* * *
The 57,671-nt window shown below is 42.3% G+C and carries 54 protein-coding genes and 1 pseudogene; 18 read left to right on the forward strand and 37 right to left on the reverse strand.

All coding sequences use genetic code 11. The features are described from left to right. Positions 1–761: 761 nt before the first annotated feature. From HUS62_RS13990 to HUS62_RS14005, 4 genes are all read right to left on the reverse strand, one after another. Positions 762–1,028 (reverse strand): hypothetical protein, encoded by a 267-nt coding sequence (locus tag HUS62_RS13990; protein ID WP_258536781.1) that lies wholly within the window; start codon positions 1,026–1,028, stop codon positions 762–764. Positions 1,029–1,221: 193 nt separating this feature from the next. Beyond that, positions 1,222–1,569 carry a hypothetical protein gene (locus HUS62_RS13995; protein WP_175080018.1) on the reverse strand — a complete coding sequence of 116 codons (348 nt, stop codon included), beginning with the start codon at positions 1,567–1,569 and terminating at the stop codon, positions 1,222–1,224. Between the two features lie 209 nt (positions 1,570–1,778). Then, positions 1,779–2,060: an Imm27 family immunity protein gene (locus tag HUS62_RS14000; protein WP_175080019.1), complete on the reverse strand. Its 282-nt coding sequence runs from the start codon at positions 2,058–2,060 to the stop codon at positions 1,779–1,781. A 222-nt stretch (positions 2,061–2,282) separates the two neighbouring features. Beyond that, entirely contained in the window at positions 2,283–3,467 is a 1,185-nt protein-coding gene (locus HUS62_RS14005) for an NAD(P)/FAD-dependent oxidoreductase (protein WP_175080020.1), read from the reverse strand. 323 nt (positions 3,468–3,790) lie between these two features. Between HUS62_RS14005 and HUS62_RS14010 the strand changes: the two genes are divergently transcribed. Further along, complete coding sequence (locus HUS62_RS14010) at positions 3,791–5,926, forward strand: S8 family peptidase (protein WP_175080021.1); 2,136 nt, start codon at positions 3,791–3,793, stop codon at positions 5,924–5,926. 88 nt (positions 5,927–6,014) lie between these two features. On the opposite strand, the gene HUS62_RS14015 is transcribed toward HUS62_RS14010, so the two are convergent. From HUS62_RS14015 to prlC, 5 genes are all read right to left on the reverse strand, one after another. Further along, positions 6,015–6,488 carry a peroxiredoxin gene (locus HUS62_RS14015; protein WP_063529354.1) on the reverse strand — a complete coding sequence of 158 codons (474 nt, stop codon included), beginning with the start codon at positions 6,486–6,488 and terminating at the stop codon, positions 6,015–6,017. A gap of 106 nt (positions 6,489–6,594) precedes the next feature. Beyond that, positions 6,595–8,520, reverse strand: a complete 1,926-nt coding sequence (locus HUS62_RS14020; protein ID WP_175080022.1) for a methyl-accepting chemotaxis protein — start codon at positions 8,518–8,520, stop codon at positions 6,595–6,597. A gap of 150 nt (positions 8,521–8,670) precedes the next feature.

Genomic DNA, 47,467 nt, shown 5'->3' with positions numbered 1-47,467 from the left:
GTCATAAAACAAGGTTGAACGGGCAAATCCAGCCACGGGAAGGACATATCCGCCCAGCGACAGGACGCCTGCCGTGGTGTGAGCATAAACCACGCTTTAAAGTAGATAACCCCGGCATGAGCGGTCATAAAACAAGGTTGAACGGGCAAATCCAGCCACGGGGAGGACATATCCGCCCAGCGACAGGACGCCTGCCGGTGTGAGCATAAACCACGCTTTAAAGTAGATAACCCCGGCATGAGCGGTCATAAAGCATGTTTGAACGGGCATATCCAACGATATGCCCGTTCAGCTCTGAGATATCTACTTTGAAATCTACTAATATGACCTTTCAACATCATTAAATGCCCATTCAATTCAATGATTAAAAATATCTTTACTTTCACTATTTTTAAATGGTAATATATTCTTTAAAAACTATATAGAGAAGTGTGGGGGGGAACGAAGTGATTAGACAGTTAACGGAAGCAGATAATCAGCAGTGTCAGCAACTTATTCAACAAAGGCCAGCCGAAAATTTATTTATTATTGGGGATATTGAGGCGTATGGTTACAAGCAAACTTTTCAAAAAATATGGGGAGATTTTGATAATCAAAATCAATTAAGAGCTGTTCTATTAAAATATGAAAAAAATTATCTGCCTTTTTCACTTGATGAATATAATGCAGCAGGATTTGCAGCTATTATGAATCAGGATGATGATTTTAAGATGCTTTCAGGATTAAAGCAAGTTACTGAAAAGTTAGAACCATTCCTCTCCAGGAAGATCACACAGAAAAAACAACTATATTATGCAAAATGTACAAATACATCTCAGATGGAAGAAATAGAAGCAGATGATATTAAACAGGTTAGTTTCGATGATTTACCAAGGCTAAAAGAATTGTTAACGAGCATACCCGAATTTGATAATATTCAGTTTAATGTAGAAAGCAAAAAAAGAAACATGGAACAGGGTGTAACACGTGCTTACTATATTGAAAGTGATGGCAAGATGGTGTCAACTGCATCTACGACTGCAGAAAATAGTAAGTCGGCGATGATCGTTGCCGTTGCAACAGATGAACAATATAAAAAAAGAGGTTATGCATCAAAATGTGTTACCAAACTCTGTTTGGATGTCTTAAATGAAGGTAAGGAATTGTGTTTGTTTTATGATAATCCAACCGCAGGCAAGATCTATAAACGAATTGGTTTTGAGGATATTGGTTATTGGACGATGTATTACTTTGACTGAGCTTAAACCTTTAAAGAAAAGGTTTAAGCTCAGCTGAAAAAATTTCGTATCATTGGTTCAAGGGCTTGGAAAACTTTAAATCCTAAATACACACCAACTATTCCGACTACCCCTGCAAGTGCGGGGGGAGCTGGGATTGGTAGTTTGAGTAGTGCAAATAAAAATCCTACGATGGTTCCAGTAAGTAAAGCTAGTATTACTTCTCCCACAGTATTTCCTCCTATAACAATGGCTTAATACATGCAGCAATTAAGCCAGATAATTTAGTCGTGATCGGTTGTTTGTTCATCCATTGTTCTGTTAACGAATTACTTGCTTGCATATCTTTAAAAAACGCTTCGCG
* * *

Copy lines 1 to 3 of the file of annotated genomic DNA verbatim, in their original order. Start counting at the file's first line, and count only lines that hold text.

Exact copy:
The 57,671-nt window shown below is 42.3% G+C and carries 54 protein-coding genes and 1 pseudogene; 18 read left to right on the forward strand and 37 right to left on the reverse strand.

All coding sequences use genetic code 11. The features are described from left to right. Positions 1–761: 761 nt before the first annotated feature. From HUS62_RS13990 to HUS62_RS14005, 4 genes are all read right to left on the reverse strand, one after another. Positions 762–1,028 (reverse strand): hypothetical protein, encoded by a 267-nt coding sequence (locus tag HUS62_RS13990; protein ID WP_258536781.1) that lies wholly within the window; start codon positions 1,026–1,028, stop codon positions 762–764. Positions 1,029–1,221: 193 nt separating this feature from the next. Beyond that, positions 1,222–1,569 carry a hypothetical protein gene (locus HUS62_RS13995; protein WP_175080018.1) on the reverse strand — a complete coding sequence of 116 codons (348 nt, stop codon included), beginning with the start codon at positions 1,567–1,569 and terminating at the stop codon, positions 1,222–1,224. Between the two features lie 209 nt (positions 1,570–1,778). Then, positions 1,779–2,060: an Imm27 family immunity protein gene (locus tag HUS62_RS14000; protein WP_175080019.1), complete on the reverse strand. Its 282-nt coding sequence runs from the start codon at positions 2,058–2,060 to the stop codon at positions 1,779–1,781. A 222-nt stretch (positions 2,061–2,282) separates the two neighbouring features. Beyond that, entirely contained in the window at positions 2,283–3,467 is a 1,185-nt protein-coding gene (locus HUS62_RS14005) for an NAD(P)/FAD-dependent oxidoreductase (protein WP_175080020.1), read from the reverse strand. 323 nt (positions 3,468–3,790) lie between these two features. Between HUS62_RS14005 and HUS62_RS14010 the strand changes: the two genes are divergently transcribed. Further along, complete coding sequence (locus HUS62_RS14010) at positions 3,791–5,926, forward strand: S8 family peptidase (protein WP_175080021.1); 2,136 nt, start codon at positions 3,791–3,793, stop codon at positions 5,924–5,926. 88 nt (positions 5,927–6,014) lie between these two features. On the opposite strand, the gene HUS62_RS14015 is transcribed toward HUS62_RS14010, so the two are convergent. From HUS62_RS14015 to prlC, 5 genes are all read right to left on the reverse strand, one after another. Further along, positions 6,015–6,488 carry a peroxiredoxin gene (locus HUS62_RS14015; protein WP_063529354.1) on the reverse strand — a complete coding sequence of 158 codons (474 nt, stop codon included), beginning with the start codon at positions 6,486–6,488 and terminating at the stop codon, positions 6,015–6,017. A gap of 106 nt (positions 6,489–6,594) precedes the next feature. Beyond that, positions 6,595–8,520, reverse strand: a complete 1,926-nt coding sequence (locus HUS62_RS14020; protein ID WP_175080022.1) for a methyl-accepting chemotaxis protein — start codon at positions 8,518–8,520, stop codon at positions 6,595–6,597. A gap of 150 nt (positions 8,521–8,670) precedes the next feature.

Genomic DNA, 47,467 nt, shown 5'->3' with positions numbered 1-47,467 from the left: